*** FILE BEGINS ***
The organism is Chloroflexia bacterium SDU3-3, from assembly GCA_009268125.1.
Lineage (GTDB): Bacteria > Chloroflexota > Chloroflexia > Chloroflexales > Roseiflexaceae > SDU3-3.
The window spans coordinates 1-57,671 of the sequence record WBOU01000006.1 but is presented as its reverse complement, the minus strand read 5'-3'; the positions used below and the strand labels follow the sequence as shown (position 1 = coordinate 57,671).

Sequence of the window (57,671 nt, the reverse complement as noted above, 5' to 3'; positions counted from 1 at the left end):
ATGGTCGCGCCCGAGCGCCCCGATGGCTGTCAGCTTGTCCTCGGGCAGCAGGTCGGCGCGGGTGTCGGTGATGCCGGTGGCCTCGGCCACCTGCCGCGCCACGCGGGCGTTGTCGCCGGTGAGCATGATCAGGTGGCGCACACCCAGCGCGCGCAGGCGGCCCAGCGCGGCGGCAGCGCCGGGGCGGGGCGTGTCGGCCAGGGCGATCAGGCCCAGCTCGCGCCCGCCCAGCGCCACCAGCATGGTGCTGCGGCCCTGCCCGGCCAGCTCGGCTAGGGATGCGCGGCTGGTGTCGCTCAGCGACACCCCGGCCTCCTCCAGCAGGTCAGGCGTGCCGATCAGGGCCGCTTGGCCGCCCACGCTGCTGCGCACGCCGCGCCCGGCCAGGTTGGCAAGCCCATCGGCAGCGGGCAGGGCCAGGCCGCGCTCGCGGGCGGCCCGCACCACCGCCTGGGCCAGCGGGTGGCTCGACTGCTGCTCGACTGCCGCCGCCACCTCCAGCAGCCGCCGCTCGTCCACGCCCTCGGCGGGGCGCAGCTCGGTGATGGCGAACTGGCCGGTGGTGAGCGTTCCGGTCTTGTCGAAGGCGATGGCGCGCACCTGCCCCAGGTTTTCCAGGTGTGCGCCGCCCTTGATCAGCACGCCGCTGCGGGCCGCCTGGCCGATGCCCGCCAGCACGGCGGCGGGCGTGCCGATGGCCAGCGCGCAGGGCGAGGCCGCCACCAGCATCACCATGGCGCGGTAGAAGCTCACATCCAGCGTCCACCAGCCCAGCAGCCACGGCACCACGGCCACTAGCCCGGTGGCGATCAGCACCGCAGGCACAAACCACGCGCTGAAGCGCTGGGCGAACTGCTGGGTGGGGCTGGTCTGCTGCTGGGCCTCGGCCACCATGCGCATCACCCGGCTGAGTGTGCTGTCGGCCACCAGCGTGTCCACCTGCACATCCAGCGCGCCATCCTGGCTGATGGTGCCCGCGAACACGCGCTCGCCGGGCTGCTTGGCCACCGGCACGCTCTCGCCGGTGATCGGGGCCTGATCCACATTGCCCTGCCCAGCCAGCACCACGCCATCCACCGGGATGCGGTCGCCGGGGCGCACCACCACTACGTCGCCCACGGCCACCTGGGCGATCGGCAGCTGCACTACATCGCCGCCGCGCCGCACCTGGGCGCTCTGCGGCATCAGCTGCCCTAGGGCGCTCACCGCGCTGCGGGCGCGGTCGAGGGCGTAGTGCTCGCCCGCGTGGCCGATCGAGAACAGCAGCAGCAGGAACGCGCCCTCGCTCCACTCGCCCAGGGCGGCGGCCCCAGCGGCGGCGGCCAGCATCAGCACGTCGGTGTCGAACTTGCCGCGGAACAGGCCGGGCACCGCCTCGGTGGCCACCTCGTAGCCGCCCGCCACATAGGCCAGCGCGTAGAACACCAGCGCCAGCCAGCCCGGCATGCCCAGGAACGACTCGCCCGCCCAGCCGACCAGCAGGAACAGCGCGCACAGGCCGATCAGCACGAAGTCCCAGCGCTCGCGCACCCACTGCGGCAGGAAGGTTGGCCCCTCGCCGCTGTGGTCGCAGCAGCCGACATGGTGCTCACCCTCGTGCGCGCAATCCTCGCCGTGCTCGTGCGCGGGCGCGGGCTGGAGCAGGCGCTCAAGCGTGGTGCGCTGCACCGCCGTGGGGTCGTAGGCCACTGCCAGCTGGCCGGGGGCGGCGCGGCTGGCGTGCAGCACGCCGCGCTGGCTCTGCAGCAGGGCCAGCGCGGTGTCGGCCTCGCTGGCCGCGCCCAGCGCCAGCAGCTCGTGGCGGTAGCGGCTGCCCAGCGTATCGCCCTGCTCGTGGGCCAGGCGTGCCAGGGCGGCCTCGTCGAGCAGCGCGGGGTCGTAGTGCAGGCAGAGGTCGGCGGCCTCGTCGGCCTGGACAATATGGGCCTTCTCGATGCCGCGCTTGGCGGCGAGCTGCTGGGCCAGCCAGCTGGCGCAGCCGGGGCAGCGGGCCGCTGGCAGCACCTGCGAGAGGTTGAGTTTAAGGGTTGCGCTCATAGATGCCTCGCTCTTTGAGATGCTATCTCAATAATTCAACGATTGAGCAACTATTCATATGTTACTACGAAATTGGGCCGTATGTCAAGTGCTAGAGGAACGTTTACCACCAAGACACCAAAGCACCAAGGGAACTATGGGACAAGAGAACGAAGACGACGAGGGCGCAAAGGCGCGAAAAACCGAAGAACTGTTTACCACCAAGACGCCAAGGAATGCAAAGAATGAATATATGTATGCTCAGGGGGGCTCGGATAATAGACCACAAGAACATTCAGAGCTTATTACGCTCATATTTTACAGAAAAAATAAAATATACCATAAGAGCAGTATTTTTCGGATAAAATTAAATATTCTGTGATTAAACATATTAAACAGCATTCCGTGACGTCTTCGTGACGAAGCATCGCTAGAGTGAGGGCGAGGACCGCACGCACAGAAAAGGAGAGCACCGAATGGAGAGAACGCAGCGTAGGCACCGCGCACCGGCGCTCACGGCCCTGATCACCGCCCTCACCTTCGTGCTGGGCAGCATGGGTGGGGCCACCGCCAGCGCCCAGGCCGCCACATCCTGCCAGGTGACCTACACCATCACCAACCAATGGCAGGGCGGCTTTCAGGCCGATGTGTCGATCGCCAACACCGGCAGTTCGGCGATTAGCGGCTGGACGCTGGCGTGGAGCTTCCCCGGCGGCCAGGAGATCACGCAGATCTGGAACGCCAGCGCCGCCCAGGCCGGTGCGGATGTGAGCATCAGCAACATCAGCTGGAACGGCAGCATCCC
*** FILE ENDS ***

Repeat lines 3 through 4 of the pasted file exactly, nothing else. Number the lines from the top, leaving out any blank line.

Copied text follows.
The window spans coordinates 1-57,671 of the sequence record WBOU01000006.1 but is presented as its reverse complement, the minus strand read 5'-3'; the positions used below and the strand labels follow the sequence as shown (position 1 = coordinate 57,671).

Sequence of the window (57,671 nt, the reverse complement as noted above, 5' to 3'; positions counted from 1 at the left end):